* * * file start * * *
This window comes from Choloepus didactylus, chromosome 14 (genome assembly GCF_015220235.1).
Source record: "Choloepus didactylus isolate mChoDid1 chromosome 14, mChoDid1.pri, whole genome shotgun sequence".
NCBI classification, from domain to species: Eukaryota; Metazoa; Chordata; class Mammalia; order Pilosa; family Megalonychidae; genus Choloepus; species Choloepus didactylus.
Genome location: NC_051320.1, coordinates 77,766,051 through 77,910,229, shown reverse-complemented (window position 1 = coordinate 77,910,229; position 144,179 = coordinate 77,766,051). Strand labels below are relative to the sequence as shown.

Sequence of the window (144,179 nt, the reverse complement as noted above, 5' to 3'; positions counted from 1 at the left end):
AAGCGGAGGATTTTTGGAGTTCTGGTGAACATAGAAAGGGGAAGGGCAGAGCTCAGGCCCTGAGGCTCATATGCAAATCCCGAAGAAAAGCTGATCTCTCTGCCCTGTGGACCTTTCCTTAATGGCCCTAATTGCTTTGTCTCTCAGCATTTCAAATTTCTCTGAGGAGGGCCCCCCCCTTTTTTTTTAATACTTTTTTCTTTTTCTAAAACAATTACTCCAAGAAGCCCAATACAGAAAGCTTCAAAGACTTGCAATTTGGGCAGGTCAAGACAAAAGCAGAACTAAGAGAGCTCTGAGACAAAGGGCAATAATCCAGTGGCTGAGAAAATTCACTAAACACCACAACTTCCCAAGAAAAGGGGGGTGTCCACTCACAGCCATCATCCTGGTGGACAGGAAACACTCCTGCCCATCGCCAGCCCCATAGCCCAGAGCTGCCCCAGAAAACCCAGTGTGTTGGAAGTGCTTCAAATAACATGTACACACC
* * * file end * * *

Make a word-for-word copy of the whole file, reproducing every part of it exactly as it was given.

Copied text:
This window comes from Choloepus didactylus, chromosome 14 (genome assembly GCF_015220235.1).
Source record: "Choloepus didactylus isolate mChoDid1 chromosome 14, mChoDid1.pri, whole genome shotgun sequence".
NCBI classification, from domain to species: Eukaryota; Metazoa; Chordata; class Mammalia; order Pilosa; family Megalonychidae; genus Choloepus; species Choloepus didactylus.
Genome location: NC_051320.1, coordinates 77,766,051 through 77,910,229, shown reverse-complemented (window position 1 = coordinate 77,910,229; position 144,179 = coordinate 77,766,051). Strand labels below are relative to the sequence as shown.

Sequence of the window (144,179 nt, the reverse complement as noted above, 5' to 3'; positions counted from 1 at the left end):
AAGCGGAGGATTTTTGGAGTTCTGGTGAACATAGAAAGGGGAAGGGCAGAGCTCAGGCCCTGAGGCTCATATGCAAATCCCGAAGAAAAGCTGATCTCTCTGCCCTGTGGACCTTTCCTTAATGGCCCTAATTGCTTTGTCTCTCAGCATTTCAAATTTCTCTGAGGAGGGCCCCCCCCTTTTTTTTTAATACTTTTTTCTTTTTCTAAAACAATTACTCCAAGAAGCCCAATACAGAAAGCTTCAAAGACTTGCAATTTGGGCAGGTCAAGACAAAAGCAGAACTAAGAGAGCTCTGAGACAAAGGGCAATAATCCAGTGGCTGAGAAAATTCACTAAACACCACAACTTCCCAAGAAAAGGGGGGTGTCCACTCACAGCCATCATCCTGGTGGACAGGAAACACTCCTGCCCATCGCCAGCCCCATAGCCCAGAGCTGCCCCAGAAAACCCAGTGTGTTGGAAGTGCTTCAAATAACATGTACACACC